Nutanix Autopathing – The search for the MAGIC!
I’m currently attending the Nutanix NPP (Nutanix Platform Professional) training in Munich and during one module a question regarding CVM Autopathing come up.
CVM (Controller VM)
Each node runs an industry standard hypervisor (ESXi, KVM, Hyper-V currently) and the Nutanix Controller VM (CVM). The Nutanix CVM is what runs the Nutanix software and serves all of the I/O operations for the hypervisor and all VMs running on that host. For the Nutanix units running VMware vSphere, the SCSI controller, which manages the SSD and HDD devices, is directly passed to the CVM leveraging VM-Direct Path (Intel VT-d). In the case of Hyper-V the storage devices are passed through to the CVM.
Reliability and resiliency is a key, if not the most important, piece to NDFS (Nutanix Distributed File System). Being a distributed system NDFS is built to handle component, service and CVM failures. A CVM “failure” could include a user powering down the CVM, a CVM rolling upgrade, or any event which might bring down the CVM.
NDFS has a feature called autopathing where when a local CVM becomes unavailable the I/Os are then transparently handled by other CVMs in the cluster. The hypervisor and CVM communicate using a private 192.168.5.0 network on a dedicated vSwitch This means that for all storage I/Os these are happening to the internal IP addresses on the CVM (192.168.5.2). The external IP address of the CVM is used for remote replication and for CVM communication.
In the event of a local CVM failure the local 192.168.5.2 addresses previously hosted by the local CVM is unavailable. NDFS will automatically detect this outage and will redirect these I/Os to another CVM in the cluster over 10GbE. The re-routing is done transparently to the hypervisor and VMs running on the host. This means that even if a CVM is powered down the VMs will still continue to be able to perform I/Os to NDFS. NDFS is also self-healing meaning it will detect the CVM has been powered off and will automatically reboot or power-on the local CVM. Once the local CVM is back up and available, traffic will then seamlessly be transferred back and served by the local CVM.
Below a graphical representation of how this looks for a failed CVM
Training environment Overview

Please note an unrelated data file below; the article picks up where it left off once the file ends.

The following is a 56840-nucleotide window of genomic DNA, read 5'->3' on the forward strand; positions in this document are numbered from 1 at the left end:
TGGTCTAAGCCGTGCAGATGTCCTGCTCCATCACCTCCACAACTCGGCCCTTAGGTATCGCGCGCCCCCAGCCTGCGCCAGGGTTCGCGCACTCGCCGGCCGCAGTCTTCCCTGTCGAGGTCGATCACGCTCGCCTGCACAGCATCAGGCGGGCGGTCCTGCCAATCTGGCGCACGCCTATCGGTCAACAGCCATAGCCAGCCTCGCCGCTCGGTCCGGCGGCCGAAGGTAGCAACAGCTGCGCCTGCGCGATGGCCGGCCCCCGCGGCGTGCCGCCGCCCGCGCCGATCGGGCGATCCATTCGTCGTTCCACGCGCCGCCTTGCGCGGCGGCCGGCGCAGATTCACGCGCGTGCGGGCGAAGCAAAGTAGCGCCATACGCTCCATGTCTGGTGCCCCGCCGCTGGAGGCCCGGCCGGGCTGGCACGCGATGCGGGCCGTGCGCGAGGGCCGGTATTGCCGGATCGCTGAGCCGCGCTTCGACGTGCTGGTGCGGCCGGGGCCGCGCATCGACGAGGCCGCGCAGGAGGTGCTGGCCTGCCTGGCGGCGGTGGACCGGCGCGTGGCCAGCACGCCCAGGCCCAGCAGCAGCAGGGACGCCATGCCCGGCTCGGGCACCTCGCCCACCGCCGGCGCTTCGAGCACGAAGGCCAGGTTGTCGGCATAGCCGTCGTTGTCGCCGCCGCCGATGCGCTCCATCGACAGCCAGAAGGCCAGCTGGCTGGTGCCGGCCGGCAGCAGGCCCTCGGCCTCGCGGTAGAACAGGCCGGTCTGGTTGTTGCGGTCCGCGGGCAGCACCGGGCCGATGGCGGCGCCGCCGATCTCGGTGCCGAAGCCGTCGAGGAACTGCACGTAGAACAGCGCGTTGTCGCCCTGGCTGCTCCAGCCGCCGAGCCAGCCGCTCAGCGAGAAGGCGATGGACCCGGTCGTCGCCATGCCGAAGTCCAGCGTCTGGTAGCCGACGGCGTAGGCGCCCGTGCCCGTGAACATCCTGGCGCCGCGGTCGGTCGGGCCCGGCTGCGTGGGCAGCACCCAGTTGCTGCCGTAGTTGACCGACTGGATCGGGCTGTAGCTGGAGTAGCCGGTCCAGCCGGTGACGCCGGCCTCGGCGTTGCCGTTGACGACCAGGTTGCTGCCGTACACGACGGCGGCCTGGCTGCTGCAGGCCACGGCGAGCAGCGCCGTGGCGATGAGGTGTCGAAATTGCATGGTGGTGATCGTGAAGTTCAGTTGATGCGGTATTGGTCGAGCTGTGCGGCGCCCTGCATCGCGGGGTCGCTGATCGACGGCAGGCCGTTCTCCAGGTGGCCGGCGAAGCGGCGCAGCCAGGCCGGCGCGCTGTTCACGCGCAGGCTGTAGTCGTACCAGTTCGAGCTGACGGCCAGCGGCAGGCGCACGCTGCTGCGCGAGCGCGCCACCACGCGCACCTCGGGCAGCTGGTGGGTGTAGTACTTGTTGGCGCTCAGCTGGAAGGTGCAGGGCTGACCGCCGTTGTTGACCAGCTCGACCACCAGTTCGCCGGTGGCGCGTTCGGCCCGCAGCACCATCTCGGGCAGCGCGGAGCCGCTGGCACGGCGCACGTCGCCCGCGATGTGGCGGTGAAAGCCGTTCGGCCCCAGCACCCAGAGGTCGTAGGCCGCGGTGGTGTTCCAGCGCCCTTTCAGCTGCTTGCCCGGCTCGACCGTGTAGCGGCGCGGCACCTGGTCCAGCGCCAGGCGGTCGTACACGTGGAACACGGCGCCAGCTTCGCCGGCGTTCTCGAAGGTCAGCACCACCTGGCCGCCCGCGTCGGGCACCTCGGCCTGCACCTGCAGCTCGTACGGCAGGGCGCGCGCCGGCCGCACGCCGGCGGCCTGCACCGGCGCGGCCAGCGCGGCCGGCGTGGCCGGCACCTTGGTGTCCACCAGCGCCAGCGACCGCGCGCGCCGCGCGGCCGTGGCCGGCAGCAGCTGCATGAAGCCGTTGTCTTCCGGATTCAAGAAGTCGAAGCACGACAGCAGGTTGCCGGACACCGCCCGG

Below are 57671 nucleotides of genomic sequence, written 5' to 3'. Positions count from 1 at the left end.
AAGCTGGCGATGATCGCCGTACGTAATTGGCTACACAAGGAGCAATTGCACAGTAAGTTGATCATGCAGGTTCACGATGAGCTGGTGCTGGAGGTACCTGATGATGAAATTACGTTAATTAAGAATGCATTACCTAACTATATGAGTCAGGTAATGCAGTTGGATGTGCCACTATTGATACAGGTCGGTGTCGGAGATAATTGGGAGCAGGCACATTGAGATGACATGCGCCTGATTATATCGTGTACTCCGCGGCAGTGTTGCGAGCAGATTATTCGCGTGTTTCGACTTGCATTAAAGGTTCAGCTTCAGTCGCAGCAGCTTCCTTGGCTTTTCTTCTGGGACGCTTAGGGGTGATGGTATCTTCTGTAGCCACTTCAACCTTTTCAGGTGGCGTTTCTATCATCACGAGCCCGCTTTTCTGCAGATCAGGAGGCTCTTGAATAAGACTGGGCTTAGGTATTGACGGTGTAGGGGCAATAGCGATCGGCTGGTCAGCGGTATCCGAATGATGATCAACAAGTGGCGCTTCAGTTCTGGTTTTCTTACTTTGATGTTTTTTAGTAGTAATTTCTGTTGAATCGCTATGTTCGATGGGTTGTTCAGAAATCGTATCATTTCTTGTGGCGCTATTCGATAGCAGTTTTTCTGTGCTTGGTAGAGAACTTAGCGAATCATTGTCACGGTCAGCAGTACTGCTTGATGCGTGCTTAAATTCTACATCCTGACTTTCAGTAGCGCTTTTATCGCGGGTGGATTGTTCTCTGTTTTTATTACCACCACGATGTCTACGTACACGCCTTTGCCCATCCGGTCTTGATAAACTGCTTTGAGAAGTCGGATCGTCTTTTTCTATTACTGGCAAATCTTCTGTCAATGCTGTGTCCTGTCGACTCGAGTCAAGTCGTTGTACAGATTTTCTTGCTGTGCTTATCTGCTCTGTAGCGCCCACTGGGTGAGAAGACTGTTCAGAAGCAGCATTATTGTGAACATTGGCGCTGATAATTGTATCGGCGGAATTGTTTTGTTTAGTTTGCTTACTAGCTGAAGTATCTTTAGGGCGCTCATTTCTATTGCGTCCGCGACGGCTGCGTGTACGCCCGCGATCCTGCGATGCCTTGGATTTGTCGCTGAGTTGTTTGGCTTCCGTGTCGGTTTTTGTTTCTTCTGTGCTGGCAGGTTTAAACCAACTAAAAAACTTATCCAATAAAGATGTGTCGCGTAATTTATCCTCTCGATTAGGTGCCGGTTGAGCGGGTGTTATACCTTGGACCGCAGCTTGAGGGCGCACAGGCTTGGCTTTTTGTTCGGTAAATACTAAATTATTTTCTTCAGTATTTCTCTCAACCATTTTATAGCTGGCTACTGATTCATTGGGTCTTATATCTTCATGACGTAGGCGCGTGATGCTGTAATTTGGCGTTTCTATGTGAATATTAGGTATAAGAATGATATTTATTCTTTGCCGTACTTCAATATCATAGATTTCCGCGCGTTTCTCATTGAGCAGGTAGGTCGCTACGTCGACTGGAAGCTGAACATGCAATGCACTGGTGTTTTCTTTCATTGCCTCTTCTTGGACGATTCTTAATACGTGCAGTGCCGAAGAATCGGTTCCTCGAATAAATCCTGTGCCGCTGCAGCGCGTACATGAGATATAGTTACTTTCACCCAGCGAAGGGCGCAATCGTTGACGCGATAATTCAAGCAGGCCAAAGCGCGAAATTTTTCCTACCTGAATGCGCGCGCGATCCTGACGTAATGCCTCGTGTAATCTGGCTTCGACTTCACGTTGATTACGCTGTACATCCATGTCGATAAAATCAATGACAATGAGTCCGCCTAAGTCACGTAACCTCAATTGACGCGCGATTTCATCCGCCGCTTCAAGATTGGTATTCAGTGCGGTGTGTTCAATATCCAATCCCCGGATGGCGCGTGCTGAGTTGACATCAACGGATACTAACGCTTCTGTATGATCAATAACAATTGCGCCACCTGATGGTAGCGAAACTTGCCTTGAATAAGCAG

Here is a short Overview of the used training environment which is composed of NX-1000 Blocks.
|ESXi Managment IP vmk0||ESXi NFS VMkernel IP vmk1||CVM Public IP||CVM Host-only IP|
Here is the vSwitch configuration of one ESXi host.
As you can see the CVM has 2 network adapter one for the public connectivity and one for the host-only connectivity to connect to the NFS datastore(s).
When creating a container, which is a NFS export it is automatically connected to the ESXi hosts.
After seeing all of this we were not sure how an ESXi host can reach 192.168.5.2 if the local CVM is not available. After a tweet Michael Webster gave me some hint.
That means that NFS traffic can also run through the vmk0 port which is connected to the 10Gbit uplink ports. But how can traffic flow when the NFS export is mounted through 192.168.5.2 and I’m using 10.0.32.101 for the first ESXi host. This question struggles my brain very long. I tried some test where I created a VM with 100GB of eagerzored disks and shutdown the CVM during the zeroing process. What I saw through esxtop was that the traffic from the host where no CVM was running, was going through vmk0 to another host and there through the 10Gbit port into that local CVM public vNIC.
After some more research I finally found where the MAGIC happens.
Here is a screenshot of the routing table when a CVM is running on the ESXi.
When a CVM is shutdown or fails, then it took approx. 30sec until another CVM took over the traffic. The CVM which will take the traffic connects to the ESXi via SSH and configures a route so that all traffic is routed to the public IP address of that CVM.
If the failed CVM comes online again than this route will be deleted so that the traffic is locally again.